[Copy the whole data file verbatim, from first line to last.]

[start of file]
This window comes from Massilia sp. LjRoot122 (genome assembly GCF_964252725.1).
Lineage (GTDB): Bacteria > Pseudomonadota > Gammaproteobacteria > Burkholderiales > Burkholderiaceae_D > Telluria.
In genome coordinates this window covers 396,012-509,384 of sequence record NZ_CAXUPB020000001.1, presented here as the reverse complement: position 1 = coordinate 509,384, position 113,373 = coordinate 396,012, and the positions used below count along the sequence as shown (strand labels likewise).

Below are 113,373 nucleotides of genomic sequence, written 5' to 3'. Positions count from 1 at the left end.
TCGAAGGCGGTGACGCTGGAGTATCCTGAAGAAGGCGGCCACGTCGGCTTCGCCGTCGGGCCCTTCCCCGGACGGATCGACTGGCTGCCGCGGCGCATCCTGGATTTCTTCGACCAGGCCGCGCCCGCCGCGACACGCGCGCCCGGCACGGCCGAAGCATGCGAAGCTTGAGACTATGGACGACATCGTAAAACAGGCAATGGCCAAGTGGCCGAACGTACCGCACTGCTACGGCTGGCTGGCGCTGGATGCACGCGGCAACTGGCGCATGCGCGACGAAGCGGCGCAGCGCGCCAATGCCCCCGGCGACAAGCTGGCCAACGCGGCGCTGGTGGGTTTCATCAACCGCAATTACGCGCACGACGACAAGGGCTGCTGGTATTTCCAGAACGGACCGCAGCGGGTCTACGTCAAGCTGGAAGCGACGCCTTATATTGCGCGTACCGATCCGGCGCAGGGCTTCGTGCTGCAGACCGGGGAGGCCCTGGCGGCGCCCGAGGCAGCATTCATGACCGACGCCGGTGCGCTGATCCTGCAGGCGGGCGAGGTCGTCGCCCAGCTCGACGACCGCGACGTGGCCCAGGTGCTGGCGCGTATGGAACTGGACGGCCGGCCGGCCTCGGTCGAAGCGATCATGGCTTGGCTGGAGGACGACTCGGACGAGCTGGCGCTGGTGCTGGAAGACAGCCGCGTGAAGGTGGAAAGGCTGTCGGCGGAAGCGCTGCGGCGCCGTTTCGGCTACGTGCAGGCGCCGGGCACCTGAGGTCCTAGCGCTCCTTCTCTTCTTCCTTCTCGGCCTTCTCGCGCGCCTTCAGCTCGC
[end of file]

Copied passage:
This window comes from Massilia sp. LjRoot122 (genome assembly GCF_964252725.1).
Lineage (GTDB): Bacteria > Pseudomonadota > Gammaproteobacteria > Burkholderiales > Burkholderiaceae_D > Telluria.
In genome coordinates this window covers 396,012-509,384 of sequence record NZ_CAXUPB020000001.1, presented here as the reverse complement: position 1 = coordinate 509,384, position 113,373 = coordinate 396,012, and the positions used below count along the sequence as shown (strand labels likewise).

Below are 113,373 nucleotides of genomic sequence, written 5' to 3'. Positions count from 1 at the left end.
TCGAAGGCGGTGACGCTGGAGTATCCTGAAGAAGGCGGCCACGTCGGCTTCGCCGTCGGGCCCTTCCCCGGACGGATCGACTGGCTGCCGCGGCGCATCCTGGATTTCTTCGACCAGGCCGCGCCCGCCGCGACACGCGCGCCCGGCACGGCCGAAGCATGCGAAGCTTGAGACTATGGACGACATCGTAAAACAGGCAATGGCCAAGTGGCCGAACGTACCGCACTGCTACGGCTGGCTGGCGCTGGATGCACGCGGCAACTGGCGCATGCGCGACGAAGCGGCGCAGCGCGCCAATGCCCCCGGCGACAAGCTGGCCAACGCGGCGCTGGTGGGTTTCATCAACCGCAATTACGCGCACGACGACAAGGGCTGCTGGTATTTCCAGAACGGACCGCAGCGGGTCTACGTCAAGCTGGAAGCGACGCCTTATATTGCGCGTACCGATCCGGCGCAGGGCTTCGTGCTGCAGACCGGGGAGGCCCTGGCGGCGCCCGAGGCAGCATTCATGACCGACGCCGGTGCGCTGATCCTGCAGGCGGGCGAGGTCGTCGCCCAGCTCGACGACCGCGACGTGGCCCAGGTGCTGGCGCGTATGGAACTGGACGGCCGGCCGGCCTCGGTCGAAGCGATCATGGCTTGGCTGGAGGACGACTCGGACGAGCTGGCGCTGGTGCTGGAAGACAGCCGCGTGAAGGTGGAAAGGCTGTCGGCGGAAGCGCTGCGGCGCCGTTTCGGCTACGTGCAGGCGCCGGGCACCTGAGGTCCTAGCGCTCCTTCTCTTCTTCCTTCTCGGCCTTCTCGCGCGCCTTCAGCTCGC